In Memory of Teaching: Three Poems


1.

Lessons

These are my lessons and I want to share them.

Mrs. Mills taught me how to read.

We used the Carden method, black leatherette books.

Miss Mae Carden herself came to the grammar school one day,

driven in a limousine from New York

just to hear us recite.  Mrs. Bothwell taught me handwriting

of the kind I am using right now

to make this poem.  To tell the truth,

I have never loved any art more than this.

School could have ended then, forever.

But Miss Peer taught me how to worry and be afraid every morning,

sick to my stomach, throwing up at the bus stop.

Eventually I learned (among all possibilities) that it was possible

to survive having to sit behind the piano, emerging alive.

She read aloud to us.  Heidi.

Because I tried to cheat on a test, Miss Costanzo taught me

public guilt and personal shame, two adjectives and two nouns,

held tight in each hand ever after,

my palms sweating on those unmelting stones,

weighing down my cheating fists.

Mrs. Wilson taught me complicity, conspiracy, and condescension

through her sanctioned harassment of Georgie the “retarded” boy.

It’s obvious to me now how she hated him.

It was an education in power and judgment,

the most exquisite unfinished lesson of my childhood:

keeping an irredeemable conscience.

The year the public library opened above the firehouse,

Mrs. Donnelly taught me kindness and I taught myself sorrow,

harbingers of lessons to come when the failures

took hold of me and stayed. I began to be a reader.

From seventh grade on, I learned many things:

confusions and falseness, the struggles of an unformed helpless identity,

a common lot with the others, the small hardships of lifelong loneliness,

unspoken conversations at the kitchen table.

And that kitchen itself, the house as real to me as this one.

I can look in through each window still, hovering outside

to see the red plaid oilcloth on the table, and around it

the formidable haunted emptiness.

I also learned to type in school, and how to work

from an outline when writing prose.

I learned the yearning that has never left me.

My father taught me to be gentle, to love, to want a woman’s voice

present in my life.

I am certain that I contributed to his loneliness.

From my father, too, I learned the meaning of standing at the rim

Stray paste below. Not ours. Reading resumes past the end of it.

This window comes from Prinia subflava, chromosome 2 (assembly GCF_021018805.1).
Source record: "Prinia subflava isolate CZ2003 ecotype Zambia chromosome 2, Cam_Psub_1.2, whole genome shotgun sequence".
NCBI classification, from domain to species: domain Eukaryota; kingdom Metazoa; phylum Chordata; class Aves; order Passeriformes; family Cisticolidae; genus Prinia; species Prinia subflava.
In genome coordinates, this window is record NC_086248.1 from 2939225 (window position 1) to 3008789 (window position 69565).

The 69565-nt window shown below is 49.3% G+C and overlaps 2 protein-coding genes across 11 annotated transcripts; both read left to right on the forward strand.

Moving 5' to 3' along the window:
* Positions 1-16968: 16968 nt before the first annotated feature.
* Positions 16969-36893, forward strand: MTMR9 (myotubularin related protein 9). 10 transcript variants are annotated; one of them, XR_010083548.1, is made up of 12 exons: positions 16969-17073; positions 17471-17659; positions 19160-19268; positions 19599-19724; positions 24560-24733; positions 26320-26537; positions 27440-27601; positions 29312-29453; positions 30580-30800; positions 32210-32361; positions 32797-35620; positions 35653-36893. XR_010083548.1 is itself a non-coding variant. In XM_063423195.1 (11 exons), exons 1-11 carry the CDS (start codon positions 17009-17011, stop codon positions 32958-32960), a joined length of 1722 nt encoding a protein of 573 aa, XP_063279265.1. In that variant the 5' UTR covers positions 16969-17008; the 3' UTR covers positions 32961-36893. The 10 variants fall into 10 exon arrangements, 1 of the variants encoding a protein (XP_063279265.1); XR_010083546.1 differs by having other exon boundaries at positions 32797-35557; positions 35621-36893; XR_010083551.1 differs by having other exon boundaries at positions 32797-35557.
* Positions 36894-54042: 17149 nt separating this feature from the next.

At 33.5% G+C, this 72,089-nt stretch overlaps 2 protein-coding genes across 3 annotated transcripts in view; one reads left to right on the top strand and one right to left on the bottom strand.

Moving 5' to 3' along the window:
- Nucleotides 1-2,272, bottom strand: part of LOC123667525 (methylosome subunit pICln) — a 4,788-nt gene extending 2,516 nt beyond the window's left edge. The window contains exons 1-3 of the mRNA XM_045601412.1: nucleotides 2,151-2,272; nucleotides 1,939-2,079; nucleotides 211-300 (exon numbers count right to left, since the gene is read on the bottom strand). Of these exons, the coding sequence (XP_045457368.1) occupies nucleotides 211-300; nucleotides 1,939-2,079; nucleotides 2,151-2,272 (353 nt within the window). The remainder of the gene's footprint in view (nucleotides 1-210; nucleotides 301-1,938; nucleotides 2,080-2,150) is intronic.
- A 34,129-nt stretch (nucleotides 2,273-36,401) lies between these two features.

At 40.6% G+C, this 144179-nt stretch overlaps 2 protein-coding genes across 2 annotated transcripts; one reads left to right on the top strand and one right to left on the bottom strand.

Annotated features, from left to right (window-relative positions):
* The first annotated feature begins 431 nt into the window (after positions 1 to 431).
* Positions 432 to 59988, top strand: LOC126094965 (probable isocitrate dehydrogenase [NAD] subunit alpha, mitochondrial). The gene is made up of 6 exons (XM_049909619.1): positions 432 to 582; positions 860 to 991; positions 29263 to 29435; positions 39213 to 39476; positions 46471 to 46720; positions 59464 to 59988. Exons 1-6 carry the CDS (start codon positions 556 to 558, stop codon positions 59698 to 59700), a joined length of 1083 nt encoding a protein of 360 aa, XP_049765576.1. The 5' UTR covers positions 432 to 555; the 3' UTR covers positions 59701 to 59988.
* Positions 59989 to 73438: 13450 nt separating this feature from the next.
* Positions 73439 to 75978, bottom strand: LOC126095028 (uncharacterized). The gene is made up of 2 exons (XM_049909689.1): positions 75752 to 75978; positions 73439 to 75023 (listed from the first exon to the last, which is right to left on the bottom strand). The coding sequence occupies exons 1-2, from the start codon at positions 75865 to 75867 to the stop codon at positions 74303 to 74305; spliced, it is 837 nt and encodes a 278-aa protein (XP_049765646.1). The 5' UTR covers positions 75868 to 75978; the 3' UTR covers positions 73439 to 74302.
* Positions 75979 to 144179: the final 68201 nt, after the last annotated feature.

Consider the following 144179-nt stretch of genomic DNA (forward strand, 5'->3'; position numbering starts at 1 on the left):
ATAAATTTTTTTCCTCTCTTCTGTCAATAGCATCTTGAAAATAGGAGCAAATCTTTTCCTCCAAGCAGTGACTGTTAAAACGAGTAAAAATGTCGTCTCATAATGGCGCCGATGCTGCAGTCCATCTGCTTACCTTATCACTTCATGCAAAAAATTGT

of infinity, for all of breathless eternity,

in thrall to possibility.

2.

Didactic Poem

Now you pay mind:

We are born to each other every day.

We enter a room expecting a difference

and we find we must give each thing away

that we had kept to ourselves

until we feel we have nothing left. That

is called making a difference.

We write a message in front of everyone

and the chalk creates the words.

We clarify our lives by striving for an idea,

an origin for imagination, something fresh,

something new and strong,

or whatever it is we do not yet know about this dream.

We look for something we cannot remember having seen before

in ourselves, perhaps the striving for vision itself, and

this is how we are born.

We want something to live that is

not yet alive in us,

some destiny, some arrival.

It does not enter, but stands outside us, breathing

and it is not us, but it is of us.

We are bewildered and unclear and apart

until we answer the two questions

written on the board by the chalk in our own hand:

What is the dream?

Who is the dreamer?

And then, before we answer we erase.

3.

Farewell to Students

My task has been to teach you to serve, to

help you to invent your feelings,

your fullness of care, to

show you how to invent your hearts, to

give an intention to your longing, to

persuade you to love as I love.

I was a doctor and this was my task:  to place

my heart in front of you with my scalpel point

thrust into its little sections and say

this part is yours, and this also belongs

to you, take it, it’s the relic of a life I had.

I do not need it any more.

My work has been to bring

you gifts, valuable only in my own words:

a scrap of newspaper would do,

a recollection of something I saw, once,

from a moving train.

Your aspirations were my work.

And now in need of more gifts to give you

I remember searching where they were placed

in memory; I find books and give them to you:

bookmarks, my collections, seashells, a photograph

of myself when small, thinking of you.

This was my work:

to find you waiting for me,

to see you as though we had always

known we would meet here.  I would not

show my fear for you, I would not speak

my care for you, I would not say my lies to you.

Calm and unafraid, I came here to give you

a new understanding of magic.

In the end I came to feel you in my heart as I could not

in the beginning. To see you go was the purest loss,

a confirmation that  you had never been mine.

In the end my job was to teach your lives to begin,

to step out from the shadows of machines

into the calm emptiness of everywhere that needs

your voice, into the failures of courage,

fearless in the whispering approach

of the unknown, visionary in the dim light

that illuminates nothing unless I am there as well

to see it, to want it, invisibly, within you.

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One Response to “In Memory of Teaching: Three Poems”

  1. Brittany Says:

    There is no need for farewells when we will always have those pieces of you with us, even when we give them away again ourselves. Thank you for giving.

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